Impairment of insulin clearance is being increasingly recognized as a critical step in the development of insulin resistance and metabolic disease. The carcinoembryonic antigen-related cell adhesion molecule 1 (CEACAM1) promotes insulin clearance. Null deletion or liver-specific inactivation of Ceacam1 in mice causes a defect in insulin clearance, insulin resistance, steatohepatitis, and visceral obesity. Immunohistological analysis revealed reduction of hepatic CEACAM1 in obese subjects with fatty liver disease. Thus, we aimed to determine whether this occurs at the hepatocyte level in response to systemic extrahepatic factors and whether this holds across species. Northern and Western blot analyses demonstrate that CEACAM1 mRNA and protein levels are reduced in liver tissues of obese individuals compared to their lean age-matched counterparts. Furthermore, Western analysis reveals a comparable reduction of CEACAM1 protein in primary hepatocytes derived from the same obese subjects. Similar to humans, Ceacam1 mRNA level, assessed by quantitative RT-PCR analysis, is significantly reduced in the livers of obese Zucker (fa/fa, ZDF) and Koletsky (f/f) rats relative to their age-matched lean counterparts. These studies demonstrate that the reduction of hepatic CEACAM1 in obesity occurs at the level of hepatocytes and identify the reduction of hepatic CEACAM1 as a common denominator of obesity across multiple species.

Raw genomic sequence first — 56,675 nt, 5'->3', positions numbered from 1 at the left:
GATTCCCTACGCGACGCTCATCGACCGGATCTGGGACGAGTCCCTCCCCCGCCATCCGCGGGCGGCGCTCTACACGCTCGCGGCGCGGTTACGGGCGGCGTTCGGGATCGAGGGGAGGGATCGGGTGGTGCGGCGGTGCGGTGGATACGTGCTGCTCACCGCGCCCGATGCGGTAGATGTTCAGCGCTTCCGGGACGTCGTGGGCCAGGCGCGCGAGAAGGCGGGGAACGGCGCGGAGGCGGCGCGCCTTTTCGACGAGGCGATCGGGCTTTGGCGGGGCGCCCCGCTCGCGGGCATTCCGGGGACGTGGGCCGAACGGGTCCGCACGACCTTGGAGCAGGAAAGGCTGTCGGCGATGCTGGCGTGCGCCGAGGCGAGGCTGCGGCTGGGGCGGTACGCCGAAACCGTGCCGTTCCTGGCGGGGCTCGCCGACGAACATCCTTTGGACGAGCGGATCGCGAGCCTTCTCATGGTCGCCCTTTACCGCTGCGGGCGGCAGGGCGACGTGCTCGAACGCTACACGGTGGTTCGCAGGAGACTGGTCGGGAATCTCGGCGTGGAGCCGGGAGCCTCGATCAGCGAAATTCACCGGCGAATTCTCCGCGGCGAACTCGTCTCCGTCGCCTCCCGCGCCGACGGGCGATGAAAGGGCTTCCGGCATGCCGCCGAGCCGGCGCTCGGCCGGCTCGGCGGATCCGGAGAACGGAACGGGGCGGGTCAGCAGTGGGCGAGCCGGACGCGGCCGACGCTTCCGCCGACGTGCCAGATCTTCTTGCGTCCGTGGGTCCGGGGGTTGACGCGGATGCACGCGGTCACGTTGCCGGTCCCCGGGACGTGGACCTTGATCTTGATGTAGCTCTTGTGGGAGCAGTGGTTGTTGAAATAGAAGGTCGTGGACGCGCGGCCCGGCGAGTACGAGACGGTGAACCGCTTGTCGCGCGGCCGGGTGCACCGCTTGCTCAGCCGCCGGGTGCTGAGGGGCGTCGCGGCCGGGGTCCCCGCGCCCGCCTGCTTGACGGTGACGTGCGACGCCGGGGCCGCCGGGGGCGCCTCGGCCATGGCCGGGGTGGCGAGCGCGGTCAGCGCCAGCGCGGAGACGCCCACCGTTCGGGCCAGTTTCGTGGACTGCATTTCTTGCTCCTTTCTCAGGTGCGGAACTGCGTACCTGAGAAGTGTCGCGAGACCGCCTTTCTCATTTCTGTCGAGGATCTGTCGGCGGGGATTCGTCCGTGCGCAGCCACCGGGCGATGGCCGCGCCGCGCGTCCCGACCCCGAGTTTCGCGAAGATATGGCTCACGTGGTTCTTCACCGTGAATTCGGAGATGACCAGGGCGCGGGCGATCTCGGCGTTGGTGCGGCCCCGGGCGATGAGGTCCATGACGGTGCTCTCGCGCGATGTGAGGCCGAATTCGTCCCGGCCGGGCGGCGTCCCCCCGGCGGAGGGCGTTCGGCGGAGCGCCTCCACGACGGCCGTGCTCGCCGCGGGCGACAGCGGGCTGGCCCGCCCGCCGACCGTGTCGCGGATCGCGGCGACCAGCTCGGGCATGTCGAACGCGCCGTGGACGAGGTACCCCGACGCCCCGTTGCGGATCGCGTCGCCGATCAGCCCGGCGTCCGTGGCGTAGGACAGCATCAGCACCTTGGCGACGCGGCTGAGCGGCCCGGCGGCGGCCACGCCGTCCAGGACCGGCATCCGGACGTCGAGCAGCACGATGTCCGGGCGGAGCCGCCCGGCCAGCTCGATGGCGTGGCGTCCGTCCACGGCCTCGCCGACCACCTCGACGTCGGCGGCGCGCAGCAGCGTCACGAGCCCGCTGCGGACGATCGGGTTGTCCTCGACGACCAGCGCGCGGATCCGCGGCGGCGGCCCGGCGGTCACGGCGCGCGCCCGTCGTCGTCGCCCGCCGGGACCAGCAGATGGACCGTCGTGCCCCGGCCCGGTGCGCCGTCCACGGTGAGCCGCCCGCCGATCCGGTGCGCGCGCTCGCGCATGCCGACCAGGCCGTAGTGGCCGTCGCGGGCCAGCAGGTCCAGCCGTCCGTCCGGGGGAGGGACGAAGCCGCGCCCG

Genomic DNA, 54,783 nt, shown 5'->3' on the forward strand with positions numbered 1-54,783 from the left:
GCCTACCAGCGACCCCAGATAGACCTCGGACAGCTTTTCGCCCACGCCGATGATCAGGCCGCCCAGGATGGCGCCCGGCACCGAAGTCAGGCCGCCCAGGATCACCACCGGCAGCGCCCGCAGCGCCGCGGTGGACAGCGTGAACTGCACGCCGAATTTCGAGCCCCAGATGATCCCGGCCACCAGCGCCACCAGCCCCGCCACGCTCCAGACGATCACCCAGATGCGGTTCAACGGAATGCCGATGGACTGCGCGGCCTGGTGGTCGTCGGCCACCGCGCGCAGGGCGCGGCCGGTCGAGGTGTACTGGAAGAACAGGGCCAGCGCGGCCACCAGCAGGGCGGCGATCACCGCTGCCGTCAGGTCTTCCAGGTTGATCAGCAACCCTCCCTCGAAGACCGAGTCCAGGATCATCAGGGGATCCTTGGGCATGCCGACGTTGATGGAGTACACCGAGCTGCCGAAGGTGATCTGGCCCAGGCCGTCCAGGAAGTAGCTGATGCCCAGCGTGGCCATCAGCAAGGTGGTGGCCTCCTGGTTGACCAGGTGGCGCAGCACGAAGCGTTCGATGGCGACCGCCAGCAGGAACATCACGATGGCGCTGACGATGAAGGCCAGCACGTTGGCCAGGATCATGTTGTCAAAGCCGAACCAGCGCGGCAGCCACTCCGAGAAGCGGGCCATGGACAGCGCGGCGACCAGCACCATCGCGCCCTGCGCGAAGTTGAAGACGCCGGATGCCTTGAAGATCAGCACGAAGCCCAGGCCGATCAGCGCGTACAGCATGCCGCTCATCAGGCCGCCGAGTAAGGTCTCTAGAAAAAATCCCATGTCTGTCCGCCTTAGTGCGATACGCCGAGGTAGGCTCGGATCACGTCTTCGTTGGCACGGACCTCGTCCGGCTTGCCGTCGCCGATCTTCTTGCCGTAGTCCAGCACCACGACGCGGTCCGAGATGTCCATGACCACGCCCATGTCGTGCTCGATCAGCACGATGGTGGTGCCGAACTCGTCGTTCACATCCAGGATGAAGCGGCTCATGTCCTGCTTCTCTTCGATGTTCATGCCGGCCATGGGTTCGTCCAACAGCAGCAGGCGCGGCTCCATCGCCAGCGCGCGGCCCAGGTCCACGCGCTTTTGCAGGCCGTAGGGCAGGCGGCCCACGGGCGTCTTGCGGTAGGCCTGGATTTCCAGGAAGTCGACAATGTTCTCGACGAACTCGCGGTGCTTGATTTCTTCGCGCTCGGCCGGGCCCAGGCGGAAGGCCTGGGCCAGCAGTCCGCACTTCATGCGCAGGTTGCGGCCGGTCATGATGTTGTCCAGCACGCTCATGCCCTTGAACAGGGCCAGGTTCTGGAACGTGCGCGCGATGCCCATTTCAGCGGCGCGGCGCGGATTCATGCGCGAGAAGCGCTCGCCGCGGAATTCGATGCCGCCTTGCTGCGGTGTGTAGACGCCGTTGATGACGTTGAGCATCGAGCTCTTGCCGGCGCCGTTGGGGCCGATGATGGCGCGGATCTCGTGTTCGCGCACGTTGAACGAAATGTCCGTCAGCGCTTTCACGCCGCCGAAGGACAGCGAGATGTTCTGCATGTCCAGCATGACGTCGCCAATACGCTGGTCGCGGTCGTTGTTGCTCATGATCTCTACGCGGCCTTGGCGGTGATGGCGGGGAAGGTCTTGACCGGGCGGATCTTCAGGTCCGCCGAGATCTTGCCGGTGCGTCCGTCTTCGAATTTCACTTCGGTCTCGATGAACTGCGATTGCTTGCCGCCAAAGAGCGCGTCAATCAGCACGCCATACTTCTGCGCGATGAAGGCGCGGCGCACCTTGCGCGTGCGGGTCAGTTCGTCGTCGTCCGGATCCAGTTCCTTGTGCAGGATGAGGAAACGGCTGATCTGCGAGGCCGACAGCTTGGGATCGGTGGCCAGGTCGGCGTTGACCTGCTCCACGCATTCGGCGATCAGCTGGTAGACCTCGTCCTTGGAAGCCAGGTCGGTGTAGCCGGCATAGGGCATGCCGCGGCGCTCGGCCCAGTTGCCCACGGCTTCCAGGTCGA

Keywords: carcinoembryonic antigen-related cell adhesion molecule 1; fatty liver disease; hyperinsulinemia; insulin clearance; insulin resistance; obesity.